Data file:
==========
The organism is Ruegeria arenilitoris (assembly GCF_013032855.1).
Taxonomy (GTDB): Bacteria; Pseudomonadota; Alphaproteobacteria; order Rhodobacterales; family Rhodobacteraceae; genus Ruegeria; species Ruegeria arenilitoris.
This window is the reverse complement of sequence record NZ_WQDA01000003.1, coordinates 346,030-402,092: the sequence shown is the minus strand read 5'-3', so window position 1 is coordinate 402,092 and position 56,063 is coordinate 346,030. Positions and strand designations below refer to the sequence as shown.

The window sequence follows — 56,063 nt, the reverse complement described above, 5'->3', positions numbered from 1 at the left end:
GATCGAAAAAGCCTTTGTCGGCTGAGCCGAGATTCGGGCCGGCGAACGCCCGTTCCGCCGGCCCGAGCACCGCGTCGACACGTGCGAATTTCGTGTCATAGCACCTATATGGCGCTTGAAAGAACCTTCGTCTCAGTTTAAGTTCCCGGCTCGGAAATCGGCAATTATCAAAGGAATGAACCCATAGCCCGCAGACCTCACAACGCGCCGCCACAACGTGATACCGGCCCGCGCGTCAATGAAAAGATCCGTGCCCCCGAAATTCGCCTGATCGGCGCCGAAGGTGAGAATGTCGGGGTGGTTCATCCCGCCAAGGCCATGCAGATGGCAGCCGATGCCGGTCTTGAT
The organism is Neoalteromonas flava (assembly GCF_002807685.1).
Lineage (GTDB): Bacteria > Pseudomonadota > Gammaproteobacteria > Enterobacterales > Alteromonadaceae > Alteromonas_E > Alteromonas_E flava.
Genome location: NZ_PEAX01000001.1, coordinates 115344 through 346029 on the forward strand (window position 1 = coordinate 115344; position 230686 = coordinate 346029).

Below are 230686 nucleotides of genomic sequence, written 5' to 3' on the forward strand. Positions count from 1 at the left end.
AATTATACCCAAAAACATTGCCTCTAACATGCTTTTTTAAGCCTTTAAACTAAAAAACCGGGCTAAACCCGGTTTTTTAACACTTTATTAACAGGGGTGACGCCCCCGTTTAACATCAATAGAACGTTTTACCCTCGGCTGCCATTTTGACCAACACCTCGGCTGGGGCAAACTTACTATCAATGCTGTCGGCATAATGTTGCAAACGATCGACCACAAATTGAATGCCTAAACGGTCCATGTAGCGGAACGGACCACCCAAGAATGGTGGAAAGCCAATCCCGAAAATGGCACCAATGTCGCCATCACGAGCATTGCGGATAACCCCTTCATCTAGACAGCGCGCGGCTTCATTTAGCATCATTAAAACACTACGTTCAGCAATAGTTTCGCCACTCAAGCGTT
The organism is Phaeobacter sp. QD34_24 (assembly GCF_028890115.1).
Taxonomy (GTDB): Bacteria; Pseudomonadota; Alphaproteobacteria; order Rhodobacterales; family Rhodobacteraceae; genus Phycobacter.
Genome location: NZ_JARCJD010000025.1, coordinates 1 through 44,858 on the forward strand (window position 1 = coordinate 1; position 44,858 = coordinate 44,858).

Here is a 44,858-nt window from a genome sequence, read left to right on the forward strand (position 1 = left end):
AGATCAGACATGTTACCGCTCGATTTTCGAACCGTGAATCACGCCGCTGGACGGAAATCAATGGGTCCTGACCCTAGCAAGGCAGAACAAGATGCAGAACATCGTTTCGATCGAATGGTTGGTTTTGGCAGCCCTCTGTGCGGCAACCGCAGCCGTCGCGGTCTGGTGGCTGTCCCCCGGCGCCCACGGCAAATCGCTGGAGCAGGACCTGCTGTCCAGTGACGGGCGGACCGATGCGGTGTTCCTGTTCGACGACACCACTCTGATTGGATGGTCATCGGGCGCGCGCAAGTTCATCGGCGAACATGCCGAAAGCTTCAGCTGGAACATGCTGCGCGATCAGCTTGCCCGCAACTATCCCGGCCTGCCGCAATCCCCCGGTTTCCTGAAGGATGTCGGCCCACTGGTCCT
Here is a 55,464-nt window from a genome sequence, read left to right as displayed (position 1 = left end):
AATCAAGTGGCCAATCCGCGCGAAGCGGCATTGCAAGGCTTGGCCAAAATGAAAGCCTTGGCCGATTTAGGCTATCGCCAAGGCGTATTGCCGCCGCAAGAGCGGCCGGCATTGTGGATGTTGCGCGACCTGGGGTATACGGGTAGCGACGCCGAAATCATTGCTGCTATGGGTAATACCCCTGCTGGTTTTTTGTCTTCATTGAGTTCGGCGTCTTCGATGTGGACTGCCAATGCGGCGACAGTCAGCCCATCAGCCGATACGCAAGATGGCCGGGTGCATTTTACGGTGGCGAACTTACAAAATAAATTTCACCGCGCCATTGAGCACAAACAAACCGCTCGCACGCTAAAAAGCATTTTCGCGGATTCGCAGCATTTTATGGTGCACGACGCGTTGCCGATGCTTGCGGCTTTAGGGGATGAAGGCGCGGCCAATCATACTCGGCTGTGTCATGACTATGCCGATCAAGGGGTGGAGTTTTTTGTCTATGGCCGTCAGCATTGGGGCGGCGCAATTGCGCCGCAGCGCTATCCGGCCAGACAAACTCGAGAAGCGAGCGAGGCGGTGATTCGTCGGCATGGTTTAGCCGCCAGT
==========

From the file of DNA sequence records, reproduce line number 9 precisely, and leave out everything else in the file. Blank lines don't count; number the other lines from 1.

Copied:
Below are 230686 nucleotides of genomic sequence, written 5' to 3' on the forward strand. Positions count from 1 at the left end.